Morgan Stanley Gets Big Win
Morgan Stanley received some good news today: A Florida appeals court overturned a $1.57 billion award against the investment bank for defrauding billionaire investor Ron Perelman by concealing material information from him in the course of handling the sale of his company. (Summary of earlier case available here.) But what was most memorable about the Morgan Stanley case wasn't the underlying allegations but, rather, the company's (and its law firm, Kirkland Ellis') obstruction of discovery by failing to comply with the plaintiff's discovery requests for past e-mail that eventually lead the trial judge to declare a partial default judgement and instruct the jury to simply assume that Morgan Stanley had "engaged in massive fraud."
The appeals court decision did not address whether the trial judge's issuance of a partial default, but instead, found that the plaintiffs had failed to prove damages. The court held that under Florida law, plaintiffs were entitled to the benefit of the bargain or the difference between the represented value of the stock and its actual value on the date of transaction. Plaintiffs' expert, however, failed to account for the actual value of the stock, thus giving the plaintiffs a better deal than they would have attained even if Morgan Stanley's representations had been true. And because plaintiffs did not quantify compensatory damages, the court found that the claims for punitive damages could not stand either. Thus, the court reversed the verdict and remanded the case to the lower court with instructions to enter judgment for Morgan Stanley.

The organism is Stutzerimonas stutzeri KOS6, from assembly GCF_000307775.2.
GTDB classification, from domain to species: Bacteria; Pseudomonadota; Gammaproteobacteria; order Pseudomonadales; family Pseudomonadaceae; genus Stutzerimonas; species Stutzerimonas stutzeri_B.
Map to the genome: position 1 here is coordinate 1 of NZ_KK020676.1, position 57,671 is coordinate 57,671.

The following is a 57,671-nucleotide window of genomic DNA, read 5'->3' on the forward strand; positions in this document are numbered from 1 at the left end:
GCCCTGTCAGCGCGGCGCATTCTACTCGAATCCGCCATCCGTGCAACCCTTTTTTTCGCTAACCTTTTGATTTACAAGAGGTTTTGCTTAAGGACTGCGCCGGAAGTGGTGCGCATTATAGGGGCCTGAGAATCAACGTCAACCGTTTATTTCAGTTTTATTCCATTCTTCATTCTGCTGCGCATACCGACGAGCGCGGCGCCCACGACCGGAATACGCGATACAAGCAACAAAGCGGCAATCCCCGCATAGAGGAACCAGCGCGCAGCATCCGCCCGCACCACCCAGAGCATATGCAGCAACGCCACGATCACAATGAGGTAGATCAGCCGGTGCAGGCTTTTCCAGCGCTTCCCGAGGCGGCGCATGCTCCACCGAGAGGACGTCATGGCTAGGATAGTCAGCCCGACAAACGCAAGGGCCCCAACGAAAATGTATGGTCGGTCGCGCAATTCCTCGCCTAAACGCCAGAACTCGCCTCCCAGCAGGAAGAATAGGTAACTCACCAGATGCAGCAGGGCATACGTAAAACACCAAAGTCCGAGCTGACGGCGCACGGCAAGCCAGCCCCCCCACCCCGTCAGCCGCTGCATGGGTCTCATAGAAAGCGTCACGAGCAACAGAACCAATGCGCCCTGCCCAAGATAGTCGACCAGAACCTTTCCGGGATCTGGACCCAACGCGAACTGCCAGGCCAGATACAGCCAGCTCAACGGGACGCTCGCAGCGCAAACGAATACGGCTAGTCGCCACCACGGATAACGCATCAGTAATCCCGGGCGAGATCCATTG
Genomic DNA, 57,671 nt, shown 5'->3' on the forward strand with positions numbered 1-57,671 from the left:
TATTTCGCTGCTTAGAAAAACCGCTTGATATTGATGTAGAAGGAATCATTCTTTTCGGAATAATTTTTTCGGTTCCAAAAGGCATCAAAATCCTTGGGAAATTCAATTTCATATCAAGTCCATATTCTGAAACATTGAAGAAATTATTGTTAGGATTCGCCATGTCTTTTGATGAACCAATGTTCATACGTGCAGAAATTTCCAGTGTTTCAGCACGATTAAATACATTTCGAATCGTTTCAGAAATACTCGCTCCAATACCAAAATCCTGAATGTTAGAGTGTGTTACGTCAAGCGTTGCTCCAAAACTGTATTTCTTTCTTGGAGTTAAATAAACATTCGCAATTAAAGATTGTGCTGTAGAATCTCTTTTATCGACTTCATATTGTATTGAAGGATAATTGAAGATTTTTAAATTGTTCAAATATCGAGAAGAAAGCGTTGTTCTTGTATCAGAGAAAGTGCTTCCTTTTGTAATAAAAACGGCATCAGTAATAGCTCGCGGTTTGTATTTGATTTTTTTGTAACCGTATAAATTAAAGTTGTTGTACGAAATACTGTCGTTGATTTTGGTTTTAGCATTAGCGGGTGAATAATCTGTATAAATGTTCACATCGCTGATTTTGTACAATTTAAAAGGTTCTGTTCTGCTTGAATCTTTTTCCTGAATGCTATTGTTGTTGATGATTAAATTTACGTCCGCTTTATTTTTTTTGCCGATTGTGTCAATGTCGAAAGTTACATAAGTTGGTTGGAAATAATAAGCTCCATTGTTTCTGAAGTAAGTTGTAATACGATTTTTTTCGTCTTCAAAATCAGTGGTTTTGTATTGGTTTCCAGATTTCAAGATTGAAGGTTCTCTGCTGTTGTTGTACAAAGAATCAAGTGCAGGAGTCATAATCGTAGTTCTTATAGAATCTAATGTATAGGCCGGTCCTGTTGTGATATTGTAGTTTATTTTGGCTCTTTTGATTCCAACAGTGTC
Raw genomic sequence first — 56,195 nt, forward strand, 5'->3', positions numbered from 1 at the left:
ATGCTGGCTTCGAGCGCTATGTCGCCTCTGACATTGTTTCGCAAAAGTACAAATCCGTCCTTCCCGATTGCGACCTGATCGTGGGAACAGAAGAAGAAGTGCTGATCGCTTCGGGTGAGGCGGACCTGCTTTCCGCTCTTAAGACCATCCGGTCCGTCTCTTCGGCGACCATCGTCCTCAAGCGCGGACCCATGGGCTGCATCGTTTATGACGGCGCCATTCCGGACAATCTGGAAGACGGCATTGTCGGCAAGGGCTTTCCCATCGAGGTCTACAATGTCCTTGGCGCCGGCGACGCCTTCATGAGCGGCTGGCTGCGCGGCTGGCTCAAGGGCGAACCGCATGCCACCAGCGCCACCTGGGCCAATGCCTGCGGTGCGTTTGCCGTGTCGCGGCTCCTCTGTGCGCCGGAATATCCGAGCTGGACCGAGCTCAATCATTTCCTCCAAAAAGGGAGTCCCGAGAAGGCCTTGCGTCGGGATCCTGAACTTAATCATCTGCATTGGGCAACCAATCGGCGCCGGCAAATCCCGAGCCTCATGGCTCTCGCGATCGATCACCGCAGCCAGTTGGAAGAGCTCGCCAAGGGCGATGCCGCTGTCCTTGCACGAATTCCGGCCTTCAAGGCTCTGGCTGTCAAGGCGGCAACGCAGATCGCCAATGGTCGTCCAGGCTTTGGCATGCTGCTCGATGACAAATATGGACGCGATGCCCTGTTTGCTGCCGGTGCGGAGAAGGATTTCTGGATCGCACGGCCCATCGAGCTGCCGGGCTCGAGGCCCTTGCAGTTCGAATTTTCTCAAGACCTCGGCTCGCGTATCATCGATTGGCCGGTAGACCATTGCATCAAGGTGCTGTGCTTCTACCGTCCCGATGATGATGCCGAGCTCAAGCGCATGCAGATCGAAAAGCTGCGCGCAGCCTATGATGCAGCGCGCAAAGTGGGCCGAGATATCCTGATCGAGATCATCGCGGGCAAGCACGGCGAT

Judge Farmer dissented. Farmer reasoned that failure to show the stock's actual value was not fatal because plaintiff's theory of damages was that Morgan Stanley's misrepresentations had essentially rendered the stock worthless, thereby obviating the need to prove actual value.
Was the appellate court's reasoning regarding damages correct -- or was this just an end run to reverse the trial court's partial default against Morgan Stanley for discovery violations? After all, even if damages were inappropriately calculated (which, from my quick read, seems to be a fair assessment), the more appropriate remedy would be a remand or a new trial, with instructions to recalculate damages, rather than an out and out judgment for Morgan Stanley. One thing is sure, however: With the loss of a judgment of this magnitude, plaintiffs won't let the case end here, but will seek review before the Florida Supreme Court.
Posted by Carolyn Elefant on March 21, 2007 at 07:48 PM | Permalink
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